• I’ll really like CentOS/RHEL and will definitely stick with it. The point of my questions wasn’t to complain or any like that, but just surprise because it seemed that the no 32 bit support didn’t line up with my experience and just trying to make sure I understood everything.

    Thanks, Dave

  • I suspect that with the notion of modern OSes normally needing at least
    1G each even in a VM (often much more), the choice was to steer resources to the 64bit platform for virtulization because 32bit machines can’t address nearly as much memory space, often a key factor for VMs.

    given the amount of resources to maintain a platform that can’t really support production workloads and most modern machines should be able to switch to 64bit OS pretty seamlessly, I suspect there was no justification to keep support for a 32bit version.

    just my theory, not sure if it’s of any help for you.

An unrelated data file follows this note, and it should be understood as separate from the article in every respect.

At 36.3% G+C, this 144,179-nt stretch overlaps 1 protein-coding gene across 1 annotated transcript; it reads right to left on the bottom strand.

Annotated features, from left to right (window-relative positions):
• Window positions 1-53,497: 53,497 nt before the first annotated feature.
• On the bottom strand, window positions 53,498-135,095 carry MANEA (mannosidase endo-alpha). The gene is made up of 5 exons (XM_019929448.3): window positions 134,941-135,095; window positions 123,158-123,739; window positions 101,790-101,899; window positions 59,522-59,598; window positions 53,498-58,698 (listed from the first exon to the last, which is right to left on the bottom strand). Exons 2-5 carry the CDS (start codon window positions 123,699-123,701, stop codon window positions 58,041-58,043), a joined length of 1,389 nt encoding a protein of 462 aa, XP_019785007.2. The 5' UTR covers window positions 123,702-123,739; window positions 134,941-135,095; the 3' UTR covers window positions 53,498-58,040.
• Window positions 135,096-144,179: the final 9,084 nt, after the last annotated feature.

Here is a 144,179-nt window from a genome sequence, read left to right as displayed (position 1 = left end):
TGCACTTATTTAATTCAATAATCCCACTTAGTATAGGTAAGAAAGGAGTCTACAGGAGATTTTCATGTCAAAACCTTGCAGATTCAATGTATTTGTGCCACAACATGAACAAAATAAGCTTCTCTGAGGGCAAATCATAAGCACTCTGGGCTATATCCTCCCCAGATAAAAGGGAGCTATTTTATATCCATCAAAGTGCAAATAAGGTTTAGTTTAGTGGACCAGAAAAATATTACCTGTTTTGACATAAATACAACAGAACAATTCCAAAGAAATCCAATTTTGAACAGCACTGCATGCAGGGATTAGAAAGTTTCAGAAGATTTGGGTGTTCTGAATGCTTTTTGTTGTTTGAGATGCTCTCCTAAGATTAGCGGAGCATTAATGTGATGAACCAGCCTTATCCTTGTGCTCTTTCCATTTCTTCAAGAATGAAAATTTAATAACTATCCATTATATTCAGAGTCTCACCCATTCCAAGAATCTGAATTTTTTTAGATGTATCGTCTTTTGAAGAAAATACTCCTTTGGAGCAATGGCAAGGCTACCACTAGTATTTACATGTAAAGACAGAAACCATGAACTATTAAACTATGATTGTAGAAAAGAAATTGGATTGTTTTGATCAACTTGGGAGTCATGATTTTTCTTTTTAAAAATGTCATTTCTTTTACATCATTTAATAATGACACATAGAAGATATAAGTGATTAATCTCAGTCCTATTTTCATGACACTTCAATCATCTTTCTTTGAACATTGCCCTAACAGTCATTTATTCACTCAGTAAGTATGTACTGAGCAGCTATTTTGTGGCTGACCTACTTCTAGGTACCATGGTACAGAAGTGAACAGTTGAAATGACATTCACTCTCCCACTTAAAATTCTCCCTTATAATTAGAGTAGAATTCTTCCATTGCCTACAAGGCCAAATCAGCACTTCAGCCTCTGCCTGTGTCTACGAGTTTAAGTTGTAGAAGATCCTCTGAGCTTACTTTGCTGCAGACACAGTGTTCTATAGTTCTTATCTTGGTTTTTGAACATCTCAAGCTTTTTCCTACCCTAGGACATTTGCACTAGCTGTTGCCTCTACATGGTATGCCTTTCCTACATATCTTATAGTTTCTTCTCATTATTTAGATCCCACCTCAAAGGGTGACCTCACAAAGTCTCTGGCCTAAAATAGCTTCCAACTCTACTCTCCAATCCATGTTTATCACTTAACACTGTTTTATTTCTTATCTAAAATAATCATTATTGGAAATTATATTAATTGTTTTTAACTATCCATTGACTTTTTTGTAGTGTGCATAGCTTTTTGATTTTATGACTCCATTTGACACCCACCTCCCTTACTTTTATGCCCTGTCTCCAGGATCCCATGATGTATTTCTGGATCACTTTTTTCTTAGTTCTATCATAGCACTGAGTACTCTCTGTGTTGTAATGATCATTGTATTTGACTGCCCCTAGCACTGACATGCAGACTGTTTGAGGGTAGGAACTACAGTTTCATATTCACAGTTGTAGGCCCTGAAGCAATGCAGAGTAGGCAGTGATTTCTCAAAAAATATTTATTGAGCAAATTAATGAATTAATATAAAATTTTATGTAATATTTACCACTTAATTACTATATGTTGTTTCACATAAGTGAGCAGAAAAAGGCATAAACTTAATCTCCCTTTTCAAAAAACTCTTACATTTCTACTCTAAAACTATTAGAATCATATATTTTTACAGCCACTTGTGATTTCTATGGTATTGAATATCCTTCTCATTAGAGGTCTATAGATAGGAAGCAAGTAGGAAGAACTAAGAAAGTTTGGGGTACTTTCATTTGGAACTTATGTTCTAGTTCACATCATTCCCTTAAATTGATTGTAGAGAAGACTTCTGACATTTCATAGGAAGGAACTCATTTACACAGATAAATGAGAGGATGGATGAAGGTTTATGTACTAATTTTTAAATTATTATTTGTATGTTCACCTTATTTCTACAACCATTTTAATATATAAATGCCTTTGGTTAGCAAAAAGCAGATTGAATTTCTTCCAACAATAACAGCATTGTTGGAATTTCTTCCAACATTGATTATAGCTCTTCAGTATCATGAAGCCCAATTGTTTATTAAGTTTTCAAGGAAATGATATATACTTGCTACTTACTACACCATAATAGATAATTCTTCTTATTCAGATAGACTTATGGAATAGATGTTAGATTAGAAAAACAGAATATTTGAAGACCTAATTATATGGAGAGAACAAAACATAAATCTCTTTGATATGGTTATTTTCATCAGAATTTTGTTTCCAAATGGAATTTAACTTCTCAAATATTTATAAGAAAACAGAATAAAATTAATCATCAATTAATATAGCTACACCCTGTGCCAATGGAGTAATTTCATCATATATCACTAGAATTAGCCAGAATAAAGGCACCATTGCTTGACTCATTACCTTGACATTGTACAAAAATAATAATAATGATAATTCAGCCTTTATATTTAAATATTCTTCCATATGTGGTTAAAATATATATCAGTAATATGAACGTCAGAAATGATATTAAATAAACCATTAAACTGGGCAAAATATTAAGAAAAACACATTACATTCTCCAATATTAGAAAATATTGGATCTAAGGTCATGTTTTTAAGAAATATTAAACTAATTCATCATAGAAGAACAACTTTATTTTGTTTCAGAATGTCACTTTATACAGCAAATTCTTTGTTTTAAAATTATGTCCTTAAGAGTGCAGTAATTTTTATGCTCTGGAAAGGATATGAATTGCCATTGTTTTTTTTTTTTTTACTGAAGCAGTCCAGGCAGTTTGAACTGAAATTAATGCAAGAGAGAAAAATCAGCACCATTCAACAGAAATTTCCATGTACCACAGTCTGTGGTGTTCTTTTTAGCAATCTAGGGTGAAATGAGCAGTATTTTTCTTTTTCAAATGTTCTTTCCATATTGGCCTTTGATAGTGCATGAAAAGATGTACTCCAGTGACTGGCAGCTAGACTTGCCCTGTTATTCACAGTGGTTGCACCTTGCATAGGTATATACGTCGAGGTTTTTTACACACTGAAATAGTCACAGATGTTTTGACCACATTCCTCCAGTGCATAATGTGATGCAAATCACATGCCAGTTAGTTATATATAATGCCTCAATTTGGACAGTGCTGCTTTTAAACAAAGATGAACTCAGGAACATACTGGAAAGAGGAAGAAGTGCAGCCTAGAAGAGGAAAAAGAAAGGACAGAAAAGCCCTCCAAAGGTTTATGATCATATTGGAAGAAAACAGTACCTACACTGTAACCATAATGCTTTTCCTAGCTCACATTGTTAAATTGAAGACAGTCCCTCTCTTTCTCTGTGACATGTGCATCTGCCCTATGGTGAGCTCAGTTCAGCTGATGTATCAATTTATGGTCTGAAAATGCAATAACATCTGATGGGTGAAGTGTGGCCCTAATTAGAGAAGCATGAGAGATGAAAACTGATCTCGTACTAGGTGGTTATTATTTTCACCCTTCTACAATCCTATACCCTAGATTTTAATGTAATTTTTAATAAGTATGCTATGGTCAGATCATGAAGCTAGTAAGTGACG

• Virtualbox isn’t ‘instead of’ CentOS’ it is ‘instead of KVM’ as a virtualization layer. Not sure how much difference there is in capability, other than being available for many more platforms, including 32-bit linux. There should be some overlap in supported image formats. I’ve moved vmdk’s created on vmware to both, but I’m not sure what others they each handle.

    If you have hardware support for virtualization, you should probably be running 64-bit CentOS with KVM and not much else at the host OS
    level. If you have applications that need 32-bit, they could run in a guest.

  • The important thing here is the different possible meanings of the word
    “support”. Fedora doesn’t support things in the same way RHEL/CentOS